Five Traits of a Great Inside Salesperson
This article is titled for an inside salesperson, but the traits and characteristics apply to both inside and outside. Is this you? Is this your team?
Salesforce is the Customer Success Platform. Our social and mobile cloud technologies—including our flagship sales and CRM applications—help companies connect with customers, partners, and employees in entirely new ways.
Cloud technology is tearing down departmental silos and enabling sales to happen anytime, all the time. We see this happening from SMB and mid-market sectors all the way up to enterprise and global companies. Inside sales has become a multidisciplinary “one-stop shop” for acquiring, expanding, and supporting customers.
This means that the capabilities of inside sales have expanded greatly and the expertise required for success is higher than ever. As experts in driving cloud revenue, N3 has identified several competencies that drive success in modern inside sales.
The importance of listening has been in the sales vernacular from the start, but the rise of inside sales has elevated it from the lip service of listening for a few concerns or opportunities to truly understanding customers completely. When technical support, sales, and account management are integrated in an inside sales environment, new opportunities for service can reveal themselves at any touchpoint. Active listening during every engagement reveals the upsell and cross-sell opportunities that drive top-line revenue growth.
Many of the lead generation and sales processes that were historically handled by field representatives are being replaced by technology. Tools like LinkedIn, Marketo, Olark, and Salesforce are the new icebreakers, meeting makers, and problem solvers. Leveraging inside sales is much more effective and efficient in helping buyers through their journey, and these technologies are helping to drive revenue faster. As sales prospecting is now being aided by social networking and customer database subscriptions, people that thrive using different apps, tools and social networks are today’s most successful networkers and future closers.
Inside sales has a legacy of performing the upfront legwork of the sales process with the heavy lifting left to field sales. Those days are over, and modern inside sales team members must be creative solution experts, able to think on their feet and solve problems quickly. With low barriers to exit and entry in the cloud, sales move in real-time and inside sales must be equipped to handle any issue or question as it happens.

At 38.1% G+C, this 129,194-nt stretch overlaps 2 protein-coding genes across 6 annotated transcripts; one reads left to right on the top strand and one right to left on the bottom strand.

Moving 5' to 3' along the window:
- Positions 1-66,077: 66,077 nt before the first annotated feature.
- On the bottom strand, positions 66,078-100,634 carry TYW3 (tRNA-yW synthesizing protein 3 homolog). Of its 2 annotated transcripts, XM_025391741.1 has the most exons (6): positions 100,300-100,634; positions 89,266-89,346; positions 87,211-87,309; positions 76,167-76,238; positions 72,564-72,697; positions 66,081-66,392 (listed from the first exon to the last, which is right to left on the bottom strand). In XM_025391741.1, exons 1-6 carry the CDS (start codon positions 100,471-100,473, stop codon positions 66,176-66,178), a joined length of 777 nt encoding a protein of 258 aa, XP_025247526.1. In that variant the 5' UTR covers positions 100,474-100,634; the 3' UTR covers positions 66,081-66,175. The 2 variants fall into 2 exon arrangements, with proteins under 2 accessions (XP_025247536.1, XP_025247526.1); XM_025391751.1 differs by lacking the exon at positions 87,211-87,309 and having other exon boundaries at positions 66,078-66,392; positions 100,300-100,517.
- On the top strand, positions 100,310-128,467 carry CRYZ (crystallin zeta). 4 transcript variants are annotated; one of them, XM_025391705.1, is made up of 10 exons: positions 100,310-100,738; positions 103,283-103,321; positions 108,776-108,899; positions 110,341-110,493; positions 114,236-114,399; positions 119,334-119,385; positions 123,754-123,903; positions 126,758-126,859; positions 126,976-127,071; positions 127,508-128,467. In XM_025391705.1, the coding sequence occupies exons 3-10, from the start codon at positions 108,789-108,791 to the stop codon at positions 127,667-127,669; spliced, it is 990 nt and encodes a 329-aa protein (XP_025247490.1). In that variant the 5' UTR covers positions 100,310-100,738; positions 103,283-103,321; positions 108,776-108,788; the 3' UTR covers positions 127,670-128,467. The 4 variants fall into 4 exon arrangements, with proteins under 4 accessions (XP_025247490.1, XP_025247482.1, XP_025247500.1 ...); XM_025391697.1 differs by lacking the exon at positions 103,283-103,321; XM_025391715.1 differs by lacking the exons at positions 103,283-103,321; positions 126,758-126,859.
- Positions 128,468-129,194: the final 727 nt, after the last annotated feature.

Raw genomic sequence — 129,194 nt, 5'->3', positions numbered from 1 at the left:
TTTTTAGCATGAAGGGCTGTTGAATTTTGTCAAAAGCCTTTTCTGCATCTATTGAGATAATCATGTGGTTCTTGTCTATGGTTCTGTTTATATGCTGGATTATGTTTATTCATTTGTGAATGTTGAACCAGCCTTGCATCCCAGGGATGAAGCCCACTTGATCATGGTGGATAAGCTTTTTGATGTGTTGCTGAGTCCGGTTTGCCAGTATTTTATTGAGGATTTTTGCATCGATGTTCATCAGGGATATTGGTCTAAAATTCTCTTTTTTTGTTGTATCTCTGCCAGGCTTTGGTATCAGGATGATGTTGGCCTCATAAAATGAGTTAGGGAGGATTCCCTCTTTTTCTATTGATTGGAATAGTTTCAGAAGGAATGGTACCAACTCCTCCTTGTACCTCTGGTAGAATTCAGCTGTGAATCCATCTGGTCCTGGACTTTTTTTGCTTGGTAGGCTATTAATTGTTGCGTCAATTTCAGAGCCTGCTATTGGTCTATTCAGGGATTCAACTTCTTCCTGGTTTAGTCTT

Analytical thinking is one critical element to providing a solution, but without the initiative to act, it’s meaningless. Today’s inside sales people must have the drive to deliver results to customers and an entrepreneurial mindset that motivates them to be proactive in problem solving — both for the customer and your organization. Every team member must be confident to step outside their comfort zone to find solutions that are not ‘in the script’. Quick thinking go-getters are the new standard for inside sales.
The modern inside sales team is a collegiate environment focused on solving problems for clients, not just selling them. The ‘as-a-service’ aspect of the cloud requires constant value validation towards customers. This can only be achieved when everyone on the team is fully ‘behind’ the product and the company. It’s a passionate believer that will go the extra mile to keep the client happy, connecting him or her with the right people in the company when needed. This makes company culture and cultural fit more important than ever.
Keep these in mind when evaluating your inside sales needs.
Rosie the Robot, Amazon, and the Future of RAAI
Written by: Travis Briggs, CEO at ROBO Global US
It’s tough to find a kid out there who hasn’t dreamed about robots. Long before artificial intelligence existed in the real world, the idea of a non-human entity that could act and think like a human has been rooted in our imaginations. According to Greek legends, Cadmus turned dragon teeth into soldiers, Hephaestus fabricated tables that could “walk” on their own three legs, and Talos, perhaps the original “Tin Man,” defended Crete. Of course, in our own times, modern storytellers have added hundreds of new examples to the mix. Many of us grew up watching Rosie the Robot on The Jetsons. As we got older, the stories got more sophisticated. “Hal” in 2001: A Space Odyssey was soon followed by R2-D2 and C-3PO in the original Star Wars trilogy. RoboCop, Interstellar, and Ex Machina are just a few of the recent additions to the list.
Maybe it’s because these stories are such a part of our culture that few people realize just how far robotics has advanced today—and that artificial intelligence is anything but a futuristic fantasy. Ask anyone outside the industry how modern-day robots and artificial intelligence (AI) are used in the real world, and the answers are usually pretty generic. Surgical robots. Self-driving cars. Amazon’s Alexa. What remains a mystery to most is the immense and fast-growing role the combination of robotics automation and artificial intelligence, or RAAI (pronounced “ray”), plays in nearly every aspect of our everyday lives.